Bausch & Lomb Optical Co. v. Wahlgren, 1 F. Supp. 799 (N.D. Ill. 1932)

U.S. District Court for the Northern District of Illinois - 1 F. Supp. 799 (N.D. Ill. 1932)
November 15, 1932

1 F. Supp. 799 (1932)


No. 10432.

District Court, N. D. Illinois, E. D.

November 15, 1932.

*800 Winston, Strawn & Shaw, of Chicago, Ill., for plaintiffs.

Oscar G. Wahlgren and B. F. J. O'Dell, both of Chicago, Ill., for defendants.

WILKERSON, District Judge.

The case has been heard on exceptions to the master's report finding that the temporary injunction granted on May 18, 1921, should be made permanent.

The injunction restrained the defendant Roy M. Wahlgren from breaching a contract by which plaintiffs claim he bound himself not to engage, directly or indirectly, for a period of five years from the date of the termination of his employment by the Riggs Optical Company, in the manufacture and sale of optical instruments or apparatus anywhere within the United States and west of a line drawn north and south through the city of Detroit, Mich.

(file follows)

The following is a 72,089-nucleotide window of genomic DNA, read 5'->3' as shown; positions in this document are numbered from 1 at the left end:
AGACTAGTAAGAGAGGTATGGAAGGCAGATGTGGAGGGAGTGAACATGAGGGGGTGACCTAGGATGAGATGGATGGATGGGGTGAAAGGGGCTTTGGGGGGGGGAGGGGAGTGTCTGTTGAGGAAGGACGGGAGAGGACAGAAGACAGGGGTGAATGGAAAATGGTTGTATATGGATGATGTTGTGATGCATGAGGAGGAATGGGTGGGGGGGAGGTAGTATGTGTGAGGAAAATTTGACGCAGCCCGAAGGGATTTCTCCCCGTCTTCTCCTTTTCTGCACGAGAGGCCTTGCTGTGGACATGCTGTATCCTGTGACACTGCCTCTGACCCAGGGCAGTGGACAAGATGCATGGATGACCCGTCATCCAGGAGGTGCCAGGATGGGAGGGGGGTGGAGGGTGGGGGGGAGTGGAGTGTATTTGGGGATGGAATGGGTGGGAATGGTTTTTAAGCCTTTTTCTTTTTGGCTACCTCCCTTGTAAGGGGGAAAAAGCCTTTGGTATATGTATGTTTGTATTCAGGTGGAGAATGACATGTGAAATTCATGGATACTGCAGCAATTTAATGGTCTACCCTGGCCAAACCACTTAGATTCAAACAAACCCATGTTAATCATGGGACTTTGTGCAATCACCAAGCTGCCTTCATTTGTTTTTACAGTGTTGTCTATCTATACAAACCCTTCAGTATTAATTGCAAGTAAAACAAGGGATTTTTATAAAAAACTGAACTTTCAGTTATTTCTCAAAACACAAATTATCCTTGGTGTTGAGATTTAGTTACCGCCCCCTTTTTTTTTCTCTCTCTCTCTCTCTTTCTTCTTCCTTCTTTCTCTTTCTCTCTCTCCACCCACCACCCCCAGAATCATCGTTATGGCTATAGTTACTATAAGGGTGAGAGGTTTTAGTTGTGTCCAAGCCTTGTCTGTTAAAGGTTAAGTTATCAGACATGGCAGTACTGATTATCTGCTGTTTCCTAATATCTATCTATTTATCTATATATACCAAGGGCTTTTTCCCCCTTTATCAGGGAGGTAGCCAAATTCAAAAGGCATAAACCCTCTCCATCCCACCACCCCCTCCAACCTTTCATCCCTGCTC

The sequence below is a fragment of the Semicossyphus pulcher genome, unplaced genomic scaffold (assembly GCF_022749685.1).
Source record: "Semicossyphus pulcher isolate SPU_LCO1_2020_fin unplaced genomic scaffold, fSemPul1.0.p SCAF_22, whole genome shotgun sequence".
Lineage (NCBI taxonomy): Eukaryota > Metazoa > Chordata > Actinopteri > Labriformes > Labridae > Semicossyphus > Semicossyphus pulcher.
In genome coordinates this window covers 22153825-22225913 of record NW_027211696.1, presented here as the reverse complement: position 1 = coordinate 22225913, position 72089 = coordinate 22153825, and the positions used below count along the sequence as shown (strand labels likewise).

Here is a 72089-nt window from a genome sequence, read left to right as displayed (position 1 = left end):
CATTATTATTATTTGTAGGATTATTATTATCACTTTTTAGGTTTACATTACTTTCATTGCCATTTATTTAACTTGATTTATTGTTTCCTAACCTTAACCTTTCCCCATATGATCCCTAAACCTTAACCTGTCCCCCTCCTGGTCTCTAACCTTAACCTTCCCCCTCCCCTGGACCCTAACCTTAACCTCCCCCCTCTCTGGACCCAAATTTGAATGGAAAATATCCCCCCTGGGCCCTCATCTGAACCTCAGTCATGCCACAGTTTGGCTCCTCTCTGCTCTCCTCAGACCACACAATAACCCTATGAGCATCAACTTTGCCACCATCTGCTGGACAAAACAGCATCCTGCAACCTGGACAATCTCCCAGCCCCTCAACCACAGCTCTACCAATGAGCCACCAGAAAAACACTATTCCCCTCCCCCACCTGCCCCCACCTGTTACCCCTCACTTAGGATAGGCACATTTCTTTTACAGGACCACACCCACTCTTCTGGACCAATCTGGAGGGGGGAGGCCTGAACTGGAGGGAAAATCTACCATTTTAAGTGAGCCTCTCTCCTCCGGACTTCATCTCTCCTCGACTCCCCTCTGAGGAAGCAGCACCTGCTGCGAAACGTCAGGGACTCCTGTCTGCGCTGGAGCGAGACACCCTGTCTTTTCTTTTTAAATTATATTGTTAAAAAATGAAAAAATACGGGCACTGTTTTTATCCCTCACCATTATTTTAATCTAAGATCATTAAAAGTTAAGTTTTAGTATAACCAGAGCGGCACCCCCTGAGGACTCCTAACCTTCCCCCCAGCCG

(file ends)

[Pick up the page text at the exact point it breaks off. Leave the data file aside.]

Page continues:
The injunction also restrained the defendants from interfering with the business of plaintiffs by conspiring to publish false, derogatory, vindictive, or scurrilous statements concerning the same; from conspiring with defendants Roy M. Wahlgren and Bradley to induce employees of plaintiffs to quit their employment or to interfere with the employees of plaintiff in the performance of their duties or to create dissatisfaction among the employees of plaintiffs; from making use for any business purpose of lists of the customers of plaintiffs obtained by defendants while employed by either of plaintiffs or from using any such lists or any knowledge obtained therefrom in assisting Roy M. Wahlgren to carry on business in violation of his agreement above mentioned; from attempting to take away the customers of plaintiffs by using information acquired by defendants as a result of their employment by plaintiffs; and from knowingly accepting employment in any business carried on by Roy M. Wahlgren in violation of his agreement with plaintiffs.